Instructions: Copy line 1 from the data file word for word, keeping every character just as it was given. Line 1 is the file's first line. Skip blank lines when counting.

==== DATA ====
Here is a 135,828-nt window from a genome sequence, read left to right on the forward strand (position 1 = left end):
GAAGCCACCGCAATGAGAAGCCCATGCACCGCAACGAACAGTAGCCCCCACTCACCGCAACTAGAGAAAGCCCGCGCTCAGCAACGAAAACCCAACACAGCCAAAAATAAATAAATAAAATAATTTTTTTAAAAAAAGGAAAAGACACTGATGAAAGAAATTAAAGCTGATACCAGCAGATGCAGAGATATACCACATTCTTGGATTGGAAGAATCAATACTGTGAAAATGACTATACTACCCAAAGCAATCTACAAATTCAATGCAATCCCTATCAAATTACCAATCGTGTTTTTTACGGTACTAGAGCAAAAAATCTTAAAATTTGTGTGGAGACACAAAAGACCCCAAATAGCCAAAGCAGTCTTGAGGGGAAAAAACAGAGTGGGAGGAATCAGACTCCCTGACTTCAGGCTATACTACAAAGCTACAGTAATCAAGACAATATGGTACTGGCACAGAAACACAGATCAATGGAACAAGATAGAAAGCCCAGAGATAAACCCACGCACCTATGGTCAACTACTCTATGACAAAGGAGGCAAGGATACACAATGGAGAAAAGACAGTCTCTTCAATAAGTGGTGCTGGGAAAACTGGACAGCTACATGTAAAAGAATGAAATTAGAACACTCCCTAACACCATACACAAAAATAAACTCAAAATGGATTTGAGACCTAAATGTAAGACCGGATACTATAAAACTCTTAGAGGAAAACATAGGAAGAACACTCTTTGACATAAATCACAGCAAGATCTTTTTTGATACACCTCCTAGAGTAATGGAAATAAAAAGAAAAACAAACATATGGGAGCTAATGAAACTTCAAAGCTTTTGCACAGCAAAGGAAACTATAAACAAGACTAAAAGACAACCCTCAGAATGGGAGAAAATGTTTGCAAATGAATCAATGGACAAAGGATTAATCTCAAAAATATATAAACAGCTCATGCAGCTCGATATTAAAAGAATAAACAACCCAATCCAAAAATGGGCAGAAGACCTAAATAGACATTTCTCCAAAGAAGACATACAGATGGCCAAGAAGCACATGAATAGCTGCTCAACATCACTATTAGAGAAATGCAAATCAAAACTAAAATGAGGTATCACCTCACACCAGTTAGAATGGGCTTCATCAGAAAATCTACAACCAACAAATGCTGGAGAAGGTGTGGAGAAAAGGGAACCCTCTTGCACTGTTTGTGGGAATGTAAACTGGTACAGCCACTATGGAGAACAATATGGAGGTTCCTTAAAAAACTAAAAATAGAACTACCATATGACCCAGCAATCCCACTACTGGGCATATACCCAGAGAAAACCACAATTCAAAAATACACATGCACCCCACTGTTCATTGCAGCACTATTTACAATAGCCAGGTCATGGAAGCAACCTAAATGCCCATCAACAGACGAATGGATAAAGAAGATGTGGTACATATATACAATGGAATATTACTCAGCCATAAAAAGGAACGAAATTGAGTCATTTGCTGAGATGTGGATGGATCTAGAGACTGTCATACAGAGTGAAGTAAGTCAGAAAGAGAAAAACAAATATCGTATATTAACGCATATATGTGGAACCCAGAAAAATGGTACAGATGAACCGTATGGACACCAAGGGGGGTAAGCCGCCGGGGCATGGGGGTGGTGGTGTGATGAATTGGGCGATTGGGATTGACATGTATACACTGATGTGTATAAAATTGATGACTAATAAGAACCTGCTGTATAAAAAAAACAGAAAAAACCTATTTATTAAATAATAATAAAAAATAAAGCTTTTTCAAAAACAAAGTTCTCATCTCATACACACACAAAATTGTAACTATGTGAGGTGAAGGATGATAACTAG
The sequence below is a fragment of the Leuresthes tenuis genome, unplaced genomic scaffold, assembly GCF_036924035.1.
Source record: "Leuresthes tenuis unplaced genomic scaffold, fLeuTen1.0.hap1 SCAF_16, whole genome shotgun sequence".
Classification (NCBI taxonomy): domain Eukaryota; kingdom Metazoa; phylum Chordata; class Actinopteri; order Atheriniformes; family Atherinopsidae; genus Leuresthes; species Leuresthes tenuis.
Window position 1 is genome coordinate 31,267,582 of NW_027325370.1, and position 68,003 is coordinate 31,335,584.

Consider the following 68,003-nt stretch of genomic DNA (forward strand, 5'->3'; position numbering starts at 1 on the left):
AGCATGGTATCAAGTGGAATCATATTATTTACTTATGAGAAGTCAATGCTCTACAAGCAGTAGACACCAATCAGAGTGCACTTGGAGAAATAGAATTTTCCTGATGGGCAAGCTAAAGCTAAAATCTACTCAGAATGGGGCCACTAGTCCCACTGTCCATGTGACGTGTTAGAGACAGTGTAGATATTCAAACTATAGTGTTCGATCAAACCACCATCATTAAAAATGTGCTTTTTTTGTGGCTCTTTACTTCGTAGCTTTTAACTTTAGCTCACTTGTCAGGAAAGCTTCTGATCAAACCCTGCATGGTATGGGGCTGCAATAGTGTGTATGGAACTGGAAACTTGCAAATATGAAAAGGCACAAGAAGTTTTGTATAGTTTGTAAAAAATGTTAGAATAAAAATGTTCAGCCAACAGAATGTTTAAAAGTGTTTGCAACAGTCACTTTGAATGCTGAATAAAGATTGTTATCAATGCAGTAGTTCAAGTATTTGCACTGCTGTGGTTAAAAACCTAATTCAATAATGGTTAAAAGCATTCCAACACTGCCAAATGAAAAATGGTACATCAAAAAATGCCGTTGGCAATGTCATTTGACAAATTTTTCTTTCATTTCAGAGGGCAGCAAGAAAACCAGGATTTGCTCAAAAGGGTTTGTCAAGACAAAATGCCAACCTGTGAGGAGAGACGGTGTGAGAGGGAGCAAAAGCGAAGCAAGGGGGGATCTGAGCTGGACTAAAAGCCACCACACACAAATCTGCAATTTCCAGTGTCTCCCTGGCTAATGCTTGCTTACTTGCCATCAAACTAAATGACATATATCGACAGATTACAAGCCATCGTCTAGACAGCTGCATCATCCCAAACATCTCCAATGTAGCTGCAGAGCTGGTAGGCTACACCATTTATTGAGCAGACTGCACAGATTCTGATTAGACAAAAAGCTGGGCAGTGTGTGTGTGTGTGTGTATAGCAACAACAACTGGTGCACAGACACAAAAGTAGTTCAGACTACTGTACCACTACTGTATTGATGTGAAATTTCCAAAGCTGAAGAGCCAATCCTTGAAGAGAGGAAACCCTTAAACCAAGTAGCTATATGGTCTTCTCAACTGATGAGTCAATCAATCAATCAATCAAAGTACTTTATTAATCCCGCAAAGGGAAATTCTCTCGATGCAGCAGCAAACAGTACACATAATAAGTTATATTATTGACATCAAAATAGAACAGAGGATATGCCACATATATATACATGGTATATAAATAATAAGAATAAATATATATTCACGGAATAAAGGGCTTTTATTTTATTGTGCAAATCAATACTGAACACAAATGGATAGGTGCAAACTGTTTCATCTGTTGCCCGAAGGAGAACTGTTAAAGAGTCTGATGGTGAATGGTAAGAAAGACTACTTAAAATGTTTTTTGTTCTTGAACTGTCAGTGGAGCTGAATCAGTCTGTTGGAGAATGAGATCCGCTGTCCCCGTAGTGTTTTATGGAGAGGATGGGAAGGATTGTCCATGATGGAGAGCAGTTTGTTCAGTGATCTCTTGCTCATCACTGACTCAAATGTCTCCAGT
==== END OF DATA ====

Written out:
Here is a 135,828-nt window from a genome sequence, read left to right on the forward strand (position 1 = left end):